Detroit Lafayette Park

Speckled Masonry - texture at every scale

Speckled Masonry – texture at ever scale

Broad walks are dappled in light and shade

Broad walks are dappled in light and shade

Lafayette Park is a residential development in east Detroit, just outside of the downtown business district. It is a listed on the U.S. National Register of Historic Places and the neighborhood is a U.S. National Historic Landmark District. The homes are owned as a cooperative, with residents democratically elected to manage decisions for the property.

It was built to replace Black Bottoms, a blighted area so named due to its fertile topsoil. Originally slated to be designed by Minoru Yamasaki, it was transferred to Mies van der Rohe when no local developer took interest in the project. Herb Greenwalt from Chicago was approached, and owing to his fruitful collaboration with Mies along Lake Shore Drive, the two took up the project along with Ludwig Hilberseimer as City Planner and Alfred Caldwell as Landscape Architect.


A private garden

A private garden

I first visited the property last December when I was in Detroit. It was far too cold to walk around very much. My family certainly wasn’t interested in looking at bricks in that weather! Returning this past weekend was perfect. The mature landscape shaded the internal walkways and gave a beautiful, organic counterpoint the geometric certainty of the architecture. Le Corbusier wanted to raise the buildings in his housing developments above the ground; I think Mies and his team were right to set them into the artificial forest. Similar to the Farnsworth House that I visited last September, the architecture provides an optimal lookout position to experience the change of seasons. It should go without saying that the best way to be in touch with the natural world is to go outside, but everyone knows that some times of the year it can be beautiful outside but much more comfortable indoors under a wool blanket! The condensation, HVAC, and energy issues regarding large, single pane glass windows are well documented and don’t need to be repeated. Contemporary materials and systems easily solve those concerns. The important goal that remains valuable was the intentional dissolution of the opaque wall that visually removed the viewer from the environment. Mies’ architecture consistently broke down the spatial boundary to enlarge the perception of the room. Much like Richard Neutra, the reflective properties of glass were masterfully orchestrated to stunning effect.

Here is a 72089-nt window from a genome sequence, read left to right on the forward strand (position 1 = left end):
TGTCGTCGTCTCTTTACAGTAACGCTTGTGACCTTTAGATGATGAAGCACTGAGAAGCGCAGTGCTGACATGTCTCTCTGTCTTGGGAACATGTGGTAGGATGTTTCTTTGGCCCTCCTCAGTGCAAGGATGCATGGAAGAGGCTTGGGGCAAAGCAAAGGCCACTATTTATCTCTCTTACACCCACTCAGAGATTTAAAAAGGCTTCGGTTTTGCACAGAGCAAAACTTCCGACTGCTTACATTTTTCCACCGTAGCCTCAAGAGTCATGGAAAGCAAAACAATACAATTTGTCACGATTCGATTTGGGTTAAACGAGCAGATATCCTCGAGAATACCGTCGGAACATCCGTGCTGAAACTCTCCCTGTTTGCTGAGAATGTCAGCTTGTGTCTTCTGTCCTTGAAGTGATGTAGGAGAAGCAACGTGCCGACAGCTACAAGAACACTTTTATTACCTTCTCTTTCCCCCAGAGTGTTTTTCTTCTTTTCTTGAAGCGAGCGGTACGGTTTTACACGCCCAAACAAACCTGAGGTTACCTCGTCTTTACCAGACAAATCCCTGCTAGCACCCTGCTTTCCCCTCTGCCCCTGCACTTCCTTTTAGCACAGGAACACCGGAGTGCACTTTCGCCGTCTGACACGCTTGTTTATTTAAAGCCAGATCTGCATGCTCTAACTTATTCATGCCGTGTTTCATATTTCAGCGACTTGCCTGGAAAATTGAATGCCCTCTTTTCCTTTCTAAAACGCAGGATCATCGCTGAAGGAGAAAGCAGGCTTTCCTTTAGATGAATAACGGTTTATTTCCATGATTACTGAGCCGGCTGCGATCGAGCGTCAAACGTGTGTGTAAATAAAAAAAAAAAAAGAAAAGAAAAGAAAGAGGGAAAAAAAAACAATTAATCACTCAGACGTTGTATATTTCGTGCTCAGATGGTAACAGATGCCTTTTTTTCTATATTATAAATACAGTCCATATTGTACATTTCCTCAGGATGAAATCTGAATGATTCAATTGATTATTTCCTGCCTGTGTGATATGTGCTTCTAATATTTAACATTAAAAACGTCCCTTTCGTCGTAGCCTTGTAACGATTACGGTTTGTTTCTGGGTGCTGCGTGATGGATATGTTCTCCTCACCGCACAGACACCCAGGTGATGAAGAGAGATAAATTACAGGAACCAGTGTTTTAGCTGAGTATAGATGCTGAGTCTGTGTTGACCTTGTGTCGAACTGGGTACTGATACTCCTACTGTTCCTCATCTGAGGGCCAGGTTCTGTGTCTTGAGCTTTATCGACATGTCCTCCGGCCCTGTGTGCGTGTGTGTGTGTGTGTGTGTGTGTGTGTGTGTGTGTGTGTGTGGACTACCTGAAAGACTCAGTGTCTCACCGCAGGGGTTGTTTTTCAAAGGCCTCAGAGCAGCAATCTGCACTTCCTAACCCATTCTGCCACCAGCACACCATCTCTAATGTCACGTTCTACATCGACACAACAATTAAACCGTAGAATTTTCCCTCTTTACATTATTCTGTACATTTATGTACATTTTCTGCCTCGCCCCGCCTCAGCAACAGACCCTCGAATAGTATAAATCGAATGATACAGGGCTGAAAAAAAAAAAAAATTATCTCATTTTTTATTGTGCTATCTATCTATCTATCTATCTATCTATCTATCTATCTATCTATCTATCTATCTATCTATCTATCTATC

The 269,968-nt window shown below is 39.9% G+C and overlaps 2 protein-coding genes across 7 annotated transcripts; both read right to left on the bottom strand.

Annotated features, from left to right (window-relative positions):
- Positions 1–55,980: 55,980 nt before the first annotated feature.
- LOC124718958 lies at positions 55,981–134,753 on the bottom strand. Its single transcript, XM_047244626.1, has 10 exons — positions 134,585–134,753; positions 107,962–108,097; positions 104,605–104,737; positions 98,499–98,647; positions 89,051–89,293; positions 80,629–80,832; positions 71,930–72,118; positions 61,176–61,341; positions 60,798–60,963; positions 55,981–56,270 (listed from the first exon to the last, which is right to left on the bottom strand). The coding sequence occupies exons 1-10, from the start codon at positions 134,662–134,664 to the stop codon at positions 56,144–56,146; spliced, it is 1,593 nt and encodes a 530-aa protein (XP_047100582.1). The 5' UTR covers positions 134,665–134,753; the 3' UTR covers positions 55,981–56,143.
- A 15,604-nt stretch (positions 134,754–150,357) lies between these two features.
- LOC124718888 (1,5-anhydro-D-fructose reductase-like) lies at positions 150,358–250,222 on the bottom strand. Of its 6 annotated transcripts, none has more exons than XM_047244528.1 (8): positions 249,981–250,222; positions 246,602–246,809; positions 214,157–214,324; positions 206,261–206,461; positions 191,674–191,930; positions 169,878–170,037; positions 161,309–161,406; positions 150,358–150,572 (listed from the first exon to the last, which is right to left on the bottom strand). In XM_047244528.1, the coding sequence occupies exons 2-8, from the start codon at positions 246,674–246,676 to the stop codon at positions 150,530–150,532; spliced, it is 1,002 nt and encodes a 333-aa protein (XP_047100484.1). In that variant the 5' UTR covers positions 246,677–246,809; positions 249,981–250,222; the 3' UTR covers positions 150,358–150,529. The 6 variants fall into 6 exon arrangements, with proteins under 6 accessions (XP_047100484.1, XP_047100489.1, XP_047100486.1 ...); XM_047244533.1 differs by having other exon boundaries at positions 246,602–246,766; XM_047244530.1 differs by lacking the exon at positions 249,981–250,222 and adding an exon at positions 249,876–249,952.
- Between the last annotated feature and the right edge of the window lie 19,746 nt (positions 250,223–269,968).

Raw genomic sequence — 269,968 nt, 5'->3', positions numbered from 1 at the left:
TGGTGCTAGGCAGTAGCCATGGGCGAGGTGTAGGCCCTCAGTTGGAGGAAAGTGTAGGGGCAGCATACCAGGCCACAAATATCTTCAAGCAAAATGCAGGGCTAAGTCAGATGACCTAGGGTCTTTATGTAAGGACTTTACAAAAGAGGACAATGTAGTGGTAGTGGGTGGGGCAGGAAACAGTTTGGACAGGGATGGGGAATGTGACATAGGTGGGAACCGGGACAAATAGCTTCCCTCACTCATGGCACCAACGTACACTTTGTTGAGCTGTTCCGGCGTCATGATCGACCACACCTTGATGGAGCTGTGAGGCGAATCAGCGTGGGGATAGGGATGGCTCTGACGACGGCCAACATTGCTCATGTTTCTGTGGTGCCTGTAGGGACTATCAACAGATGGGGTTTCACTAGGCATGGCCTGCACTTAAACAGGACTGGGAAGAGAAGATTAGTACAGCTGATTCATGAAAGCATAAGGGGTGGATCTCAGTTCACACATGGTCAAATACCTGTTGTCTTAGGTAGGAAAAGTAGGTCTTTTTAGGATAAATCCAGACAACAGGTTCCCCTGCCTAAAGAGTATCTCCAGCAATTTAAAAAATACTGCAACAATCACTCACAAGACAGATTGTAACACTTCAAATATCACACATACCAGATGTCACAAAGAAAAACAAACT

I was not able to see inside any of the homes, but photos exist online at several sites like Dwell Magazine and Mies Detroit. The outside of the buildings are very similar, the interiors are varied to suit the tastes of the owners. I think this calm, unified exterior suits the aims of a democratic collective better than a development where everyone’s individual preferences are on display. Some may see this as a loss of personal expression, but I think it is willful choice of good manners in a civil society and it gives the whole project a unified and coherent appearance.

Landscape always wins

Landscape always wins


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4 Comments so far. Leave a comment below.
  1. David,

    Not an architect, but took a tour a few years ago. I recall them saying something asking the line that the windows provide an opportunity for residents to display thier own art pieces, so the windows become a bit of a gallery. Also all the suites in a single building are connected via the basement by a hallways where they would put out trash as to not clutter the outside areas.

  2. You weren’t able to see the inside of any units but someone gave you permission to photograph their courtyard?

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